This blog post, released in 2017, highlights one of Torc’s initial endeavors: the creation of a secure and innovative self-driving car suitable for various consumer needs. However, starting from 2019, Torc has undergone a significant transition by focusing on the advancement of automated semi-trucks. Through a strong collaboration with Daimler Truck, a leading original equipment manufacturer (OEM), our efforts in self-driving technology have now been redirected towards the future of freight transportation. To gain deeper insights into our transition from developing cars to self-driving 18-wheelers, we invite you to explore more information on this topic here.

In this day and age, it’s hard to miss a self-driving car navigating public roads. Most autonomous vehicles, including ours, are outfitted with a myriad of sensors and cameras that allow them to “see” the road and classify pedestrians, lane lines, street signs, lights, traffic cones, and other visual elements that are important for safe driving. We’ve even been asked if our self-driving technology’s hardware rig is a really complicated bicycle rack.

Torc’s self-driving cars use Lidar, radar, and cameras to feed information about the road to their autonomous software ystems. This multi-modal approach leverages the strength of each component and provides the system with redundancy. Giving the system more than one way to get information about the road is a critical safety feature. If one piece of the system fails, there will always be multiple pieces that can pick up the slack.

While our current sensor suite enabled us to develop our self-driving car quickly, further advances in sensor technology, including affordability and design, will help self-driving cars gain wide consumer acceptance.

Torc vehicle demonstrating the autonomous sensors on the car.

Torc’s self-driving car features a roof-mounted Lidar, which creates a detailed, 360° map of the car’s surroundings.


The most prominent sensor on Torc’s self-driving car is the large, cylindrical Lidar unit mounted on the roof. The light detection and ranging system creates detailed, 3D maps of the car’s surroundings. Because Lidar uses lasers to measure the distance and shapes of objects, it isn’t confused by shadows or bright light reflected off surfaces like shiny vehicles or wet roads. Lidar can also see farther and in more detail than people can in the dark.

Torc is using a high-resolution Lidar system as we continue to demonstrate and test autonomous capabilities in highway and urban environments. This system is excellent for developing and demonstrating our self-driving system, but this type of Lidar presents challenges for mass use in autonomous vehicles. This is because the sensors are bulky and expensive.

Lidar is an important component of Torc self-driving cars, says Torc founder Michael Fleming. “We’ve been using Lidar since the DARPA Urban Challenge, when only a few companies manufactured Lidar sensors suitable for self-driving cars,” he says. “Today, there are dozens of companies developing and selling Lidar. We believe this competition, coupled with future OEM [original equipment manufacturer] high volume demand, will provide more capable Lidar sensors at a much lower cost.”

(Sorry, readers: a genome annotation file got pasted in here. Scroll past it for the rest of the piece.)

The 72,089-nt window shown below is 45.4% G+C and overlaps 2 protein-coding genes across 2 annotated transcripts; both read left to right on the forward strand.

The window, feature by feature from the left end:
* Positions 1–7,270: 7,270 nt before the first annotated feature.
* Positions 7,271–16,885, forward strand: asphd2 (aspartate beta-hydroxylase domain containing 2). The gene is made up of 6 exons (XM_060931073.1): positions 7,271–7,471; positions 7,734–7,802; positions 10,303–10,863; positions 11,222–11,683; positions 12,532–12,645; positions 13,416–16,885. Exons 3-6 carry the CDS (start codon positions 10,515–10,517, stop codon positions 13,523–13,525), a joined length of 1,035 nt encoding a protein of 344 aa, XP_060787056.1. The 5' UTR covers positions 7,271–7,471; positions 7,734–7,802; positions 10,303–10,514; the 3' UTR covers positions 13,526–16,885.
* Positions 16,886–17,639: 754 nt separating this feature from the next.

Torc vehicle driving through a rainy Seattle road.

Radar sensors, which are attached to the front and rear of the self-driving car, perform well in weather conditions like rain.


Radar sensors are already incorporated into many consumer vehicles today, where they are used in Advanced Driver Assistance Systems like detecting objects for Adaptive Cruise Control and blind spot monitoring.

One of the strengths of radar sensors is that they can see through visibility blockers—like rain, fog, or snow—better than cameras or even humans. Radar is also used for tracking the distance between self-driving cars and other objects.

Torc recently announced our partnership with NXP Semiconductors—a company also working to accelerate the commercialization of self-driving technology. We have incorporated NXP radar components into our self-driving cars since they first started driving on public roads.

Our system utilizes the raw data from sensors to understand the world around the car, which ensures flexibility to implement the latest sensor technology.

NXP notes in a blog post, “While LiDAR costs are coming down, so is the cost of radar systems. Both technologies are also poised to see large percentage growth and volumes reaching 40-50 million units by 2030.”


Cameras provide the self-driving system with yet another way to view the world. The feedback they offer is most similar to the human eye, allowing the system to “see” things like lane markers and street signs, and to classify objects and people.

Companies are still developing cameras optimized for self-driving vehicles. For example, cameras that perform well in very low-light conditions could provide even more clarity on night drives.

Partnership model

As we continue to improve our autonomous system, we’ll also continue to engage with companies that are developing the sensors needed to put self-driving cars on the road. Torc’s partnerships with companies that develop sensors give us an opportunity to provide feedback to inform future sensor improvements that will be critical for making high quality, robust sensors.